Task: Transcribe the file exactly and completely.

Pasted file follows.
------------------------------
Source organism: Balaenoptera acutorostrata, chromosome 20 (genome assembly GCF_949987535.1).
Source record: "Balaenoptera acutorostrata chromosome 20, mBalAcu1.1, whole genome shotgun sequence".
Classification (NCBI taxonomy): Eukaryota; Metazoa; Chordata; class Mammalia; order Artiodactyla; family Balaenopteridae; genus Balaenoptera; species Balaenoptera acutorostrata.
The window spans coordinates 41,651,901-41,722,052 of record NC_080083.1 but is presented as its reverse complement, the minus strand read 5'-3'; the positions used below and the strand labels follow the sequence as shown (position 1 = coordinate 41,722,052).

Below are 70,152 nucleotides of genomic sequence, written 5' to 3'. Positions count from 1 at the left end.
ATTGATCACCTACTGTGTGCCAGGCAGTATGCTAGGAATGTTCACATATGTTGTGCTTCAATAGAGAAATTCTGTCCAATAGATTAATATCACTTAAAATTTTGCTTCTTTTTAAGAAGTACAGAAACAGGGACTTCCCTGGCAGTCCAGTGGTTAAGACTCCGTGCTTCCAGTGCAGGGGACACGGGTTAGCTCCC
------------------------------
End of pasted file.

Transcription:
Source organism: Balaenoptera acutorostrata, chromosome 20 (genome assembly GCF_949987535.1).
Source record: "Balaenoptera acutorostrata chromosome 20, mBalAcu1.1, whole genome shotgun sequence".
Classification (NCBI taxonomy): Eukaryota; Metazoa; Chordata; class Mammalia; order Artiodactyla; family Balaenopteridae; genus Balaenoptera; species Balaenoptera acutorostrata.
The window spans coordinates 41,651,901-41,722,052 of record NC_080083.1 but is presented as its reverse complement, the minus strand read 5'-3'; the positions used below and the strand labels follow the sequence as shown (position 1 = coordinate 41,722,052).

Below are 70,152 nucleotides of genomic sequence, written 5' to 3'. Positions count from 1 at the left end.
ATTGATCACCTACTGTGTGCCAGGCAGTATGCTAGGAATGTTCACATATGTTGTGCTTCAATAGAGAAATTCTGTCCAATAGATTAATATCACTTAAAATTTTGCTTCTTTTTAAGAAGTACAGAAACAGGGACTTCCCTGGCAGTCCAGTGGTTAAGACTCCGTGCTTCCAGTGCAGGGGACACGGGTTAGCTCCC